Precise control of the cell cycle is of utmost importance for the well-being of a cell. Deregulation of cell cycle progression can result in neoplastic growth and aberrant development. One of the key transitions in the cell cycle is called Restriction Point in mammalian cells or Start in yeast. At this point in Gl, cells decide upon internal and external signals to enter a quiescent or G0 state, start a developmental program or commit to a new round of cell cycle. Execution of the G1/S transition is dependent on Gl cyclin dependent kinases (CDKs), which catalyze key steps in G1 and S phase. Gl CDK activity is regulated at many levels, including transcriptional activation and regulated degradation of its catalytic subunits, the Gl cyclins. A highly conserved protein degradation complex termed SCF (for Skp1-Cdc53-F-box protein) is thought to recognize and mark Gl cyclins (as well as a number of other regulatory proteins) for degradation by the ubiquitin-proteasome pathway. A major gap of knowledge in the field concerns the specificity and temporal regulation of the SCF towards its substrates. The work proposed here using molecular genetic and biochemical tools in yeast cells should help to close that gap. We have recently established that phosphorylation of G1 cyclins serves as an essential signal for rapid destruction. We have preliminary results demonstrating that a component of the SCF complex, the F-box protein Grr1, binds to wild type G1 cyclins, but not to a mutant Gl cyclin that is highly stabilized and no longer responds to growth inhibitory and cell cycle intrinsic signals. The goals of this proposal are: 1) What are the determinants of protein instability in G1 cyclins? 2) Which domains in components of the SCF complex confer specificity towards a substrate, and what is the molecular nature of the SCF-substrate interaction? 3) Using genetic and biochemical approaches, we will identify novel components or regulators of the SCF. Given that both the cell cycle machinery and the SCF- mediated protein degradation pathway are highly conserved from yeast to man, we expect that the information gained from our experiments will not only deepen our knowledge about the molecular mechanisms that control cell proliferation but will also help to devise cures for the profound illnesses that are linked to cell proliferation and ubiquitin-mediated proteolysis including cancer, neurodegenerative disorders and ion channel diseases.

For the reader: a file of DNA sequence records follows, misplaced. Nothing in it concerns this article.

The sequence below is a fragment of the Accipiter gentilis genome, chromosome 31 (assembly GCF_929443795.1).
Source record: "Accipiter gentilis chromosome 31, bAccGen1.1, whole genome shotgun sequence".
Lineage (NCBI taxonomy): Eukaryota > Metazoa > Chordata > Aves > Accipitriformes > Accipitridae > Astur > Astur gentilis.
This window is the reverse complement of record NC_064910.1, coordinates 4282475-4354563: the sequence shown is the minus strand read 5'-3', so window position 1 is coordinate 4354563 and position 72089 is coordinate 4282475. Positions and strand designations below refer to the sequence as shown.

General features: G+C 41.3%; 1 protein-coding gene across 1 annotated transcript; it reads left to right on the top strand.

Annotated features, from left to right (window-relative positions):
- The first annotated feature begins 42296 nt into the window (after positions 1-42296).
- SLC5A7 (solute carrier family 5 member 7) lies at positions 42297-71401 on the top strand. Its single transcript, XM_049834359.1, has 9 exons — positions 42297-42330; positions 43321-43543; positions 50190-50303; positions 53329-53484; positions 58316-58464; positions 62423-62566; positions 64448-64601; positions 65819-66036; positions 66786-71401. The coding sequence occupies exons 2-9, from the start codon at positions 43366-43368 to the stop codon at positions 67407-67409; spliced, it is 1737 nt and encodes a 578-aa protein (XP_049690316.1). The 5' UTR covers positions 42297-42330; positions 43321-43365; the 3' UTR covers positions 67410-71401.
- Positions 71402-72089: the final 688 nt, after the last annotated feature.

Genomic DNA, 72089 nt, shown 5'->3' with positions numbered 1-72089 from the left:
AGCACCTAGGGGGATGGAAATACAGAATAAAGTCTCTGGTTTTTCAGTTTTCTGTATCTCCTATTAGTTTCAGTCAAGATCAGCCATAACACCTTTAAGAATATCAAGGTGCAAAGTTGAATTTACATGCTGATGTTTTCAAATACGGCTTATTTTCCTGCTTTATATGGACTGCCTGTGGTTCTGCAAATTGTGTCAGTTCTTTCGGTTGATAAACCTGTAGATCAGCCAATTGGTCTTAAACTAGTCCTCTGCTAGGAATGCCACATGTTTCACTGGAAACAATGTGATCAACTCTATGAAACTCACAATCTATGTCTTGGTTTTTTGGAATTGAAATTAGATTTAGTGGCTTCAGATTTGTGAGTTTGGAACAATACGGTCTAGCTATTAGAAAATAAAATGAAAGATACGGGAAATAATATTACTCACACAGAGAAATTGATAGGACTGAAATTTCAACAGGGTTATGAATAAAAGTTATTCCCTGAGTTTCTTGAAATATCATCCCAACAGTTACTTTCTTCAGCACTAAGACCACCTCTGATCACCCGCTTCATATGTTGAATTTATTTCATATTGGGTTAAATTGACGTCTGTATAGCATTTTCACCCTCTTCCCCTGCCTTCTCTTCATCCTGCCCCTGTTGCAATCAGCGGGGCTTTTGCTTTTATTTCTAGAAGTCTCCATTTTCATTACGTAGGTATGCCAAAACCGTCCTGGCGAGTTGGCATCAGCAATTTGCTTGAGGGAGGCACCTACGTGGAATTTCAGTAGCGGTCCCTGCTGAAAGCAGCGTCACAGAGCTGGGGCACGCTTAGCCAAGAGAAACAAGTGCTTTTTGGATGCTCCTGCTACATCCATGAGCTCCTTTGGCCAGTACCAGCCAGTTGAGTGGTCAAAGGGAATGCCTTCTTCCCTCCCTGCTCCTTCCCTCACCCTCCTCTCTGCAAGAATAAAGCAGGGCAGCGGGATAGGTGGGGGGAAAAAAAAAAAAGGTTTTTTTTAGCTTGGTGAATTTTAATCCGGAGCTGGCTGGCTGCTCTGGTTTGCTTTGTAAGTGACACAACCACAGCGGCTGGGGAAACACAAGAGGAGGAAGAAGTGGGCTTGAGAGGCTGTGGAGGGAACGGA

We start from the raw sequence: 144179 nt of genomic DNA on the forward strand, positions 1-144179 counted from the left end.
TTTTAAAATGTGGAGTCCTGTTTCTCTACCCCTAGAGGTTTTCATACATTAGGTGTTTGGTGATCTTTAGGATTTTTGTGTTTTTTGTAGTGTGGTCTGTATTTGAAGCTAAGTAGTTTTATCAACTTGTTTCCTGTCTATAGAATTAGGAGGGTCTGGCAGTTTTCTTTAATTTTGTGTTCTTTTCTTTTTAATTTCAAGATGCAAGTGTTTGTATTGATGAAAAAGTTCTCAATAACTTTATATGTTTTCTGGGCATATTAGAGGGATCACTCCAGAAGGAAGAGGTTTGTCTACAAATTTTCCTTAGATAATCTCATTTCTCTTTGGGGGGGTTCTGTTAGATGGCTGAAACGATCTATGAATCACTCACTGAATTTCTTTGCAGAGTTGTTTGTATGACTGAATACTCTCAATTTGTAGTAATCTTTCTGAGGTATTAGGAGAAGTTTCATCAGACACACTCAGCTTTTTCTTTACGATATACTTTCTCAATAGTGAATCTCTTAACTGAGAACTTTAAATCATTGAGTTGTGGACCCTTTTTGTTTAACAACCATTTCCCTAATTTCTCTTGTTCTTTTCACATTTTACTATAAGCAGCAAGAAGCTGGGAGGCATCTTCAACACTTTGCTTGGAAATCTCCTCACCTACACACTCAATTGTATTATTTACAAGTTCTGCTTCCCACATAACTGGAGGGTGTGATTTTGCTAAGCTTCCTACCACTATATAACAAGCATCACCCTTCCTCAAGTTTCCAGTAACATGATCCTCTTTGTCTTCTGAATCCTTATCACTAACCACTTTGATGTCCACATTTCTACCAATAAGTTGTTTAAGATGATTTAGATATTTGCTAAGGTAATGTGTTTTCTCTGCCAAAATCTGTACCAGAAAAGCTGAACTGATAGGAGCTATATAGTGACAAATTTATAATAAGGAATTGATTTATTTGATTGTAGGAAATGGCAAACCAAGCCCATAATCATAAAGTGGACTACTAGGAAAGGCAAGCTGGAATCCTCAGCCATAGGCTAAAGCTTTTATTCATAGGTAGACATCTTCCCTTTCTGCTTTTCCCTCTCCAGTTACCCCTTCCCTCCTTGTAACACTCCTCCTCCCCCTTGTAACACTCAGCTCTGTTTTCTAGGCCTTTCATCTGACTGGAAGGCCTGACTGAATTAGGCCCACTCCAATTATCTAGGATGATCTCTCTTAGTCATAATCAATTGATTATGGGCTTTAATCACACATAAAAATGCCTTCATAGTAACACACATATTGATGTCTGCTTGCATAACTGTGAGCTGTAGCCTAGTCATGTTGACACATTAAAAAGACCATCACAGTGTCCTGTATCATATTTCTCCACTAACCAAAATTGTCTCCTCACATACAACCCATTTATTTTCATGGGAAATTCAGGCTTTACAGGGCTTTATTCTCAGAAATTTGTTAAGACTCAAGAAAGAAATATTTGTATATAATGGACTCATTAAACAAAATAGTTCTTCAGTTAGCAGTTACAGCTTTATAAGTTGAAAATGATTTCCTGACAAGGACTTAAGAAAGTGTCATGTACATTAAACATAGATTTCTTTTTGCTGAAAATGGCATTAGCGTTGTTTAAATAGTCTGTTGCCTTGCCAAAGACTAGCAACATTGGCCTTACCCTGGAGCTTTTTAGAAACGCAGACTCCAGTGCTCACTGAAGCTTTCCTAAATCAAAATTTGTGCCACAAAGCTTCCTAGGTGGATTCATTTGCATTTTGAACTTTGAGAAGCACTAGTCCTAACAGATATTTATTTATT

National Institute of Health (NIH)
National Institute of General Medical Sciences (NIGMS)
Research Project (R01)
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Human Embryology and Development Subcommittee 1 (HED)
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Zatz, Marion M
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Oregon Health and Science University
Schools of Medicine
United States
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